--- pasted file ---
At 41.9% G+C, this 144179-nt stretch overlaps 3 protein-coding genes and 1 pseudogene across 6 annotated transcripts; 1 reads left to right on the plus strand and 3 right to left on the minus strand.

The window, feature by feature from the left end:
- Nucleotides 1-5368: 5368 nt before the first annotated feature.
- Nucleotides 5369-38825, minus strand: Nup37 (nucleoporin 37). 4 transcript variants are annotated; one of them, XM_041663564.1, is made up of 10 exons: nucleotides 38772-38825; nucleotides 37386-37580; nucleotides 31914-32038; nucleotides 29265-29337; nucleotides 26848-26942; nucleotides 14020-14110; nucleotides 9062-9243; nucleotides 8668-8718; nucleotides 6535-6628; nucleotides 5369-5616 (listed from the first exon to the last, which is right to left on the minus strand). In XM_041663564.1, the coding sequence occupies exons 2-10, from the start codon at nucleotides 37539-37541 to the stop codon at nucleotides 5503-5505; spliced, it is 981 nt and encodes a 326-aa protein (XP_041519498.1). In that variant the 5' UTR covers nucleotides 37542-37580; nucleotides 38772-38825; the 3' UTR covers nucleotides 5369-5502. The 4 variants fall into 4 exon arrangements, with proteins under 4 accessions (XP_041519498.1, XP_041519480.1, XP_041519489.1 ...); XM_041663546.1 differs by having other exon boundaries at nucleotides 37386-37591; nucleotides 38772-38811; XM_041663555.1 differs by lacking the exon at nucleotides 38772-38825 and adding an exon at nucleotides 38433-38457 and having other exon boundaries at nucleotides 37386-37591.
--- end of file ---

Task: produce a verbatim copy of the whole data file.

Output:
At 41.9% G+C, this 144179-nt stretch overlaps 3 protein-coding genes and 1 pseudogene across 6 annotated transcripts; 1 reads left to right on the plus strand and 3 right to left on the minus strand.

The window, feature by feature from the left end:
- Nucleotides 1-5368: 5368 nt before the first annotated feature.
- Nucleotides 5369-38825, minus strand: Nup37 (nucleoporin 37). 4 transcript variants are annotated; one of them, XM_041663564.1, is made up of 10 exons: nucleotides 38772-38825; nucleotides 37386-37580; nucleotides 31914-32038; nucleotides 29265-29337; nucleotides 26848-26942; nucleotides 14020-14110; nucleotides 9062-9243; nucleotides 8668-8718; nucleotides 6535-6628; nucleotides 5369-5616 (listed from the first exon to the last, which is right to left on the minus strand). In XM_041663564.1, the coding sequence occupies exons 2-10, from the start codon at nucleotides 37539-37541 to the stop codon at nucleotides 5503-5505; spliced, it is 981 nt and encodes a 326-aa protein (XP_041519498.1). In that variant the 5' UTR covers nucleotides 37542-37580; nucleotides 38772-38825; the 3' UTR covers nucleotides 5369-5502. The 4 variants fall into 4 exon arrangements, with proteins under 4 accessions (XP_041519498.1, XP_041519480.1, XP_041519489.1 ...); XM_041663546.1 differs by having other exon boundaries at nucleotides 37386-37591; nucleotides 38772-38811; XM_041663555.1 differs by lacking the exon at nucleotides 38772-38825 and adding an exon at nucleotides 38433-38457 and having other exon boundaries at nucleotides 37386-37591.